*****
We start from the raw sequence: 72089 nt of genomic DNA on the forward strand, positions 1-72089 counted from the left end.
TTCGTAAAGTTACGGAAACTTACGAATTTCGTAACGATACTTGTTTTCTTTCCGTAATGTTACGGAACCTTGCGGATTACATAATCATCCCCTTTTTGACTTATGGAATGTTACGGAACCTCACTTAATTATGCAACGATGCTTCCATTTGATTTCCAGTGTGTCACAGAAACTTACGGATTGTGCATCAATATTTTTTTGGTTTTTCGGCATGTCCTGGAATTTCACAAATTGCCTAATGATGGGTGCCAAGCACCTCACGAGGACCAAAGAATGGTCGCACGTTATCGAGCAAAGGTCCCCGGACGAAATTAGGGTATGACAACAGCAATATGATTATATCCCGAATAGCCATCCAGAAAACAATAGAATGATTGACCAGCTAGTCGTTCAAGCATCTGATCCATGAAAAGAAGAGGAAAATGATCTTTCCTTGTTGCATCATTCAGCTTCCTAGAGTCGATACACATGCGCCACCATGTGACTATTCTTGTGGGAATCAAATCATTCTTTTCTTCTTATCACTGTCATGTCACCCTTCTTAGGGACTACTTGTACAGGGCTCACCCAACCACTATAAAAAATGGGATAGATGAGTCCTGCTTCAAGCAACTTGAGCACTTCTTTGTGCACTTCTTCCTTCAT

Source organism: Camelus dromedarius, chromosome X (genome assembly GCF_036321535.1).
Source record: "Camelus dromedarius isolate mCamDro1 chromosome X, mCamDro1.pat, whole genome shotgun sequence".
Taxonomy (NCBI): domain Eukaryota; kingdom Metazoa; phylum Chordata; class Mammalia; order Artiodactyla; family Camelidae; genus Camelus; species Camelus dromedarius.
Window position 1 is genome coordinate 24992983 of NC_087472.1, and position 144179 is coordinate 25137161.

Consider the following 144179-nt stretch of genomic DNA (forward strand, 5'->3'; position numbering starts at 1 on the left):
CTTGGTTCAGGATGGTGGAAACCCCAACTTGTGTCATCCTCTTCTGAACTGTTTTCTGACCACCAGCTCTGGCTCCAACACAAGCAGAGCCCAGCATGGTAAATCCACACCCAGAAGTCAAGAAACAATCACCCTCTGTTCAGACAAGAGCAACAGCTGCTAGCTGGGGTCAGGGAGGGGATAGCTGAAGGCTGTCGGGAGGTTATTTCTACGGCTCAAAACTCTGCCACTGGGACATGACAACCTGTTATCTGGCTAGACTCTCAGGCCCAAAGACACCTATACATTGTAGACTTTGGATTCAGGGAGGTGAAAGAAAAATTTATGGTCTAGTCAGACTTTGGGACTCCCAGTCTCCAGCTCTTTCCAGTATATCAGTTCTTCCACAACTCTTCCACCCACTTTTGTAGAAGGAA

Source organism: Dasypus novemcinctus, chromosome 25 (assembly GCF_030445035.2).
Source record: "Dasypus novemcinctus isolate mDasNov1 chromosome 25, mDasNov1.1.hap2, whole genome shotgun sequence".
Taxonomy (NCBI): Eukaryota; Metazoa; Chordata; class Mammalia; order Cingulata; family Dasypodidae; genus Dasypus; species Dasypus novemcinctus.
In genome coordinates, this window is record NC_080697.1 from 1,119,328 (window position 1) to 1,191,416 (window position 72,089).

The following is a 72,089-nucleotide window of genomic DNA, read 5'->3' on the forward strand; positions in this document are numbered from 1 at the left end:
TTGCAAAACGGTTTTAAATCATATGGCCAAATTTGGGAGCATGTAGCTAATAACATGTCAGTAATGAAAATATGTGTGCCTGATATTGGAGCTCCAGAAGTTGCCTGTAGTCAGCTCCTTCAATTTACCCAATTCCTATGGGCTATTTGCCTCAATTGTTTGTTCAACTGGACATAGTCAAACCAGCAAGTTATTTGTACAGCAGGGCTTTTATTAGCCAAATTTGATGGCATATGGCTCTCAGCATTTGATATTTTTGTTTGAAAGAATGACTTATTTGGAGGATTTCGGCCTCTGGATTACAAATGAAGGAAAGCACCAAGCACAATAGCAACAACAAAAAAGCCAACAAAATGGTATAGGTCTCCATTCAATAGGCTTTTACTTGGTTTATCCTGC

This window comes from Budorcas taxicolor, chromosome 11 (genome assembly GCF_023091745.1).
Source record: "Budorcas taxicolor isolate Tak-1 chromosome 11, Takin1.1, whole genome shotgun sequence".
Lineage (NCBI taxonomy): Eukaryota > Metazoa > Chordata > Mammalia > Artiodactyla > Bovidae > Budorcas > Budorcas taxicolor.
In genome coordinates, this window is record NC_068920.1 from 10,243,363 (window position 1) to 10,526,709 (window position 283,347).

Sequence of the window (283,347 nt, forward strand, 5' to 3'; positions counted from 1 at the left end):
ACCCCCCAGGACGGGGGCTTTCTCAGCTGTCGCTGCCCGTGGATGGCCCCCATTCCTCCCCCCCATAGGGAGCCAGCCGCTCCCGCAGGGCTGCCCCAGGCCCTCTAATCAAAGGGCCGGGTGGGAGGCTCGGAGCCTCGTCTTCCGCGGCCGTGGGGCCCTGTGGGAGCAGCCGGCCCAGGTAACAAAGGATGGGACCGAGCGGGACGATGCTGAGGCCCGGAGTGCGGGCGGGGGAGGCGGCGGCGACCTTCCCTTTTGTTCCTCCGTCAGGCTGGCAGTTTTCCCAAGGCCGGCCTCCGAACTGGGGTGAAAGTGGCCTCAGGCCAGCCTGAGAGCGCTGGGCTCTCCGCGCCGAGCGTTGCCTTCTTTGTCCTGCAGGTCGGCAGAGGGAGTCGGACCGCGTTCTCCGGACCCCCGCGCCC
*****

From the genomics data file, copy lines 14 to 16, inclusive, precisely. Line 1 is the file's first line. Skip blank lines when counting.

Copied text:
TTGCAAAACGGTTTTAAATCATATGGCCAAATTTGGGAGCATGTAGCTAATAACATGTCAGTAATGAAAATATGTGTGCCTGATATTGGAGCTCCAGAAGTTGCCTGTAGTCAGCTCCTTCAATTTACCCAATTCCTATGGGCTATTTGCCTCAATTGTTTGTTCAACTGGACATAGTCAAACCAGCAAGTTATTTGTACAGCAGGGCTTTTATTAGCCAAATTTGATGGCATATGGCTCTCAGCATTTGATATTTTTGTTTGAAAGAATGACTTATTTGGAGGATTTCGGCCTCTGGATTACAAATGAAGGAAAGCACCAAGCACAATAGCAACAACAAAAAAGCCAACAAAATGGTATAGGTCTCCATTCAATAGGCTTTTACTTGGTTTATCCTGC

This window comes from Budorcas taxicolor, chromosome 11 (genome assembly GCF_023091745.1).
Source record: "Budorcas taxicolor isolate Tak-1 chromosome 11, Takin1.1, whole genome shotgun sequence".